Here is a redemptive analogy from Ethiopia.
Among the Maale there is a man called a “Maale Master”, who acts as “asylum-person”. Belonging to a tribe of priests, he helps to appoint the king and is like a high priest.
When a murder has been committed, by accident or pre-planned, he hastens to the accused, in order to prevent war between the clan of the murderer and the murdered. He sends messages to the two clans promising that he will organize reconciliation, and that therefore no revenge should be taken. He warns them that, if they disobey, people of both clans will die.
He summons the two clans to a meeting, where he separates them into two groups. A lamb is cut in half, and strung up in a structure specially built for the occasion. The two groups pass through the dripping blood, walking from one side to the other. By this act, they are reconciled. There is no more talk of revenge and no fighting. They are totally reconciled. The message is that ‘killing each other for whatever reason is wrong.’ By this ceremony, even the murderer is completely absolved.
The analogy is obvious:
“For you know that it was not with perishable things such as silver or gold that you were redeemed, … but with the precious blood of Christ, a lamb without blemish or defect.” (1 Pet 1.18, 19)
Paul points out that God reconciled us to each other and to Him through the cross (Eph 2.14-16).
Diplomas and Certificates were presented to the students by Dr Regine Koroma, TWFTW International Training Director.
A total of 39 students received a Diploma in Bible Translation, and 7 students received Certificates. The diplomates represented 23 different languages of Ethiopia. Most of them were from existing Bible translation projects and a few of them were from possible projects in the near future. Twelve of the diplomates were from SIL Ethiopia translation projects whose training expenses were covered by their respective translation projects.
How suitable is the program for use by bible translators?
Having used an earlier version of BibleWorks for a number of years, and having examined the latest version, BibleWorks 8, I would like to strongly recommend it to all who are engaged in the work of Bible translation. Click here to read the full review.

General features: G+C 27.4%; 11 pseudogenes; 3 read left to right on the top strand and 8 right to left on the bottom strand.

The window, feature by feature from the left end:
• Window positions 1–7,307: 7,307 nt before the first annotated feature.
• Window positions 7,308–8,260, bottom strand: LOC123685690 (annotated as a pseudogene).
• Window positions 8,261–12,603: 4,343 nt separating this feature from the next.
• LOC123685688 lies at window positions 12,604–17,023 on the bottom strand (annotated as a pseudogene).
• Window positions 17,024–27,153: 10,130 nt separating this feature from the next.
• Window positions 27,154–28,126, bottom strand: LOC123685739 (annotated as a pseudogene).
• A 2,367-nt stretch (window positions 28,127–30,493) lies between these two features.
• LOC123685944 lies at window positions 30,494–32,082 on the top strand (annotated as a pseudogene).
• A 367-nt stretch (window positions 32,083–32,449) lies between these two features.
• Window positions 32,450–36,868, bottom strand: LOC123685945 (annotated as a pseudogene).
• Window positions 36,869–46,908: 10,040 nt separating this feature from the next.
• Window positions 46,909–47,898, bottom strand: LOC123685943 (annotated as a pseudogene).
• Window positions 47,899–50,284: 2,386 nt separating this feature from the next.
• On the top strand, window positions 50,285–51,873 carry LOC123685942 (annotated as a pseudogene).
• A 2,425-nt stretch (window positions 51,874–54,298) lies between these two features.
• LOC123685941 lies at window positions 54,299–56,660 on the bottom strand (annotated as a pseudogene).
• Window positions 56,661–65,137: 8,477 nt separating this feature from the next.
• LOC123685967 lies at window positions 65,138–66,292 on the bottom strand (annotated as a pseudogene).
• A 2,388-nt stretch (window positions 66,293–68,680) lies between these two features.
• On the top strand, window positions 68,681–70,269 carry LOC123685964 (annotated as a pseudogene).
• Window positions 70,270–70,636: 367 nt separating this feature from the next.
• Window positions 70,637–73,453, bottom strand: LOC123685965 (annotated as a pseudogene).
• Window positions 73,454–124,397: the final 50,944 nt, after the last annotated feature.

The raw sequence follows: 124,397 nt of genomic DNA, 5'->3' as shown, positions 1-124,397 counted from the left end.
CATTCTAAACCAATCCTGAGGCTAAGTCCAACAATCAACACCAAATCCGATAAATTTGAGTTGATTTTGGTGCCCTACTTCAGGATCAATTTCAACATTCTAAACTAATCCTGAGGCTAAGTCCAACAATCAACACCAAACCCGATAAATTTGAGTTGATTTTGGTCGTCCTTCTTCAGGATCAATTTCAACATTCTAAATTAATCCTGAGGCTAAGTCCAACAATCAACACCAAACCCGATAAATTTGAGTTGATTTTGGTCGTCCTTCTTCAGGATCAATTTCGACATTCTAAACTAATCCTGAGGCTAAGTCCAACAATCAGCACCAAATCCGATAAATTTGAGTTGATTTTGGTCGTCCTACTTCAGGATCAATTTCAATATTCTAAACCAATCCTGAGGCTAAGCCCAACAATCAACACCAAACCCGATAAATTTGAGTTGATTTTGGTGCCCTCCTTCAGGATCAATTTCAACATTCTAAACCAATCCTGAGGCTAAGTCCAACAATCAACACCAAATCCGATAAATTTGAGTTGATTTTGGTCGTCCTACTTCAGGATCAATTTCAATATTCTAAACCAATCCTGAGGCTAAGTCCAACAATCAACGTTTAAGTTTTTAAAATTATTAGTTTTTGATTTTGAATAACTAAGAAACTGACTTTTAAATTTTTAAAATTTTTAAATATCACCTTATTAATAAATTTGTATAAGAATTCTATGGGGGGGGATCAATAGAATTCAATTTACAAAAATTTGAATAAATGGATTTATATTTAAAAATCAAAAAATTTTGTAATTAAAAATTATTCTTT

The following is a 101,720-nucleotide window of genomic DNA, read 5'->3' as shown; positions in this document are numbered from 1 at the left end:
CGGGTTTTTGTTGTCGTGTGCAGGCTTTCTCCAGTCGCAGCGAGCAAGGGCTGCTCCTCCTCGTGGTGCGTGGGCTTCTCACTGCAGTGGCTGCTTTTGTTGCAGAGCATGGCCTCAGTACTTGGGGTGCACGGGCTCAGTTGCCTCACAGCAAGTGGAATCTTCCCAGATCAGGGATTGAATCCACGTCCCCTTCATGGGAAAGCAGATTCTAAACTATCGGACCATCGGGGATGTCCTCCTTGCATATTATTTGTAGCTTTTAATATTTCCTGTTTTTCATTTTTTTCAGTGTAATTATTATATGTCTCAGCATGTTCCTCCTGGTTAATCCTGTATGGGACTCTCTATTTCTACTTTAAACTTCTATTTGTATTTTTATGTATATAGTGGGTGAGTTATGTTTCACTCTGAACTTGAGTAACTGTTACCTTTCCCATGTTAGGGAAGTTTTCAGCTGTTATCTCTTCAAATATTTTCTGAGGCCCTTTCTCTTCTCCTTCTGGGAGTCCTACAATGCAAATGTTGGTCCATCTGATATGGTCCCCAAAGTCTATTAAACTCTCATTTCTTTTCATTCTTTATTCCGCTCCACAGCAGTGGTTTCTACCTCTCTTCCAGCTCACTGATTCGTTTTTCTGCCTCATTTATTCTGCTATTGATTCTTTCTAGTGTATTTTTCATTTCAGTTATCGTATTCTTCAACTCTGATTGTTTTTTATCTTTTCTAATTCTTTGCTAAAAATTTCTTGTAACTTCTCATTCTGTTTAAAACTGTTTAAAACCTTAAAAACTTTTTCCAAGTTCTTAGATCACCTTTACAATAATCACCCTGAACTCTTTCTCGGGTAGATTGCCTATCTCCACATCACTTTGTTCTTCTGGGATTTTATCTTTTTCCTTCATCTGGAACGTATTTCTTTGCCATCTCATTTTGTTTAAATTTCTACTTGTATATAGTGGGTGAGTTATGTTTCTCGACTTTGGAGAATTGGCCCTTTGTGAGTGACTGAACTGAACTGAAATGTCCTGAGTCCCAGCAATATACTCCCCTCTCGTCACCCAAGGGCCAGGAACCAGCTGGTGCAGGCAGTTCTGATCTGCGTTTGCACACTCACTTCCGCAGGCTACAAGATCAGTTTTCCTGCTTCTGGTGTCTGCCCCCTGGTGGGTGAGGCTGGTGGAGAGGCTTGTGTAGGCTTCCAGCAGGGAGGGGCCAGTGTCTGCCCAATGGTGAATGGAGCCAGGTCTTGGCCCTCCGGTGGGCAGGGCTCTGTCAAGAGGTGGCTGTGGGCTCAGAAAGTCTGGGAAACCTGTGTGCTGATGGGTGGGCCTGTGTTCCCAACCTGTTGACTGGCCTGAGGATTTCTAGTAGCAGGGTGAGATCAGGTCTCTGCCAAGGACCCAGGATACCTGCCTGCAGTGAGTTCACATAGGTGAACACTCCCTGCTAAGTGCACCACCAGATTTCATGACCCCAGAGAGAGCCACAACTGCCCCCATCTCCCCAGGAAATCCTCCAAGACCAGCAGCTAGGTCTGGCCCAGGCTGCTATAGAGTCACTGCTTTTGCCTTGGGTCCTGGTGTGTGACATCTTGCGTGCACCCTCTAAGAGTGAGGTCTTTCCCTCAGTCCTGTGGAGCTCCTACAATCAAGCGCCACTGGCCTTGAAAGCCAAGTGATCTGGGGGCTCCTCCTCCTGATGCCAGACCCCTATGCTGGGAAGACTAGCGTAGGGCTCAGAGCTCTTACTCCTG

The value of the program confirms the validity of the following statement from the company vision statement, as is appears on the BibleWorks website.
The purpose of BibleWorks, LLC is to provide pastors, teachers, students, and missionaries with the tools they need to "rightly divide the word of truth" (2 Timothy 2:15). There are other companies that exist to do this as well, but BibleWorks comes to this task with some unique differences in approach and philosophy: We exist to serve the church, not to make a profit, and all of our business decisions are made with that in mind. Our goal is to provide a complete package containing the tools most essential for the task of interpreting the Scriptures in the original Greek and Hebrew, and to do it at a price that poor pastors and students can afford.
Tessema Wachemo and his team in Ethiopia juggle all thirteen translation projects – some doing drafting, team checking, field testing and yet others being consulted on - all of it simultaneously.
TWFTW thanks everyone for the diligent prayers and financial contributions as the Gamo, Gofa and Dawro New Testaments have finally been type-set by The Seed Company (TSC) in the USA. The teams are currently doing final proof reading after which the manuscripts will be returned to TSC to be sent to the printers. TSC and the Bible League USA (who partners with TWFTW) will take care of the publication.
Scripture portions in seven languages were dedicated and distributed to the local people. For some of them, such as the Sheko and Shenasha, this was the first written material ever in their languages. The people responded with great self-confidence and pride to have such wonderful resources “in their hands and hearts”. People from government, the community and churches attended the ceremony, which afforded everyone a chance to mingle with each language group.
Interpretation by the AFM Atteridgeville of Ps. 150
Antoinette van der Meulen, a consultant from TWFTW, went to Ethiopia to check TWFTW’s translations. Following is an excerpt from a personal letter...
"One day, long ago, when I met a Bible translator for the first time, I asked her so many questions that she eventually said, “You don’t trust me”. Now I have to ask myself the same questions. It is an art to be able on the one hand, to translate the Bible so flexibly that it sounds natural in the target language and on the other hand, to convey the meaning honestly and accurately. Fortunately the translators have the necessary combination of respect and creativity to overcome this tension. It is refreshing to read the Bible through their eyes. Interesting idioms arise and they are touchingly glad about their redemption. Photos that I took in Israel in 2007 helped to illustrate places and objects. It is also amazing to see what photos and information one can find on the internet. So often the reaction was, “This is amazing!” Here and there words or names simply had to be changed. For example, Bethesda which means, in Amharic, “a kick on the head” J. This was replaced with the Hebrew (as quoted in Greek) “Beethzatha”, which completely satisfied the translators. Some difficult concepts for translation were “grapes”, “altar”, and “silver” which are unknown to this specific group. But time and again a solution was found. Ebenhaeser.
That the Lord will call people to do consultations. I don’t understand the extreme shortage of consultants. There are, after all, people in the world who have a good knowledge of Greek and/or Hebrew who could help. Click here for the complete letter from Antoinette van der Meulen.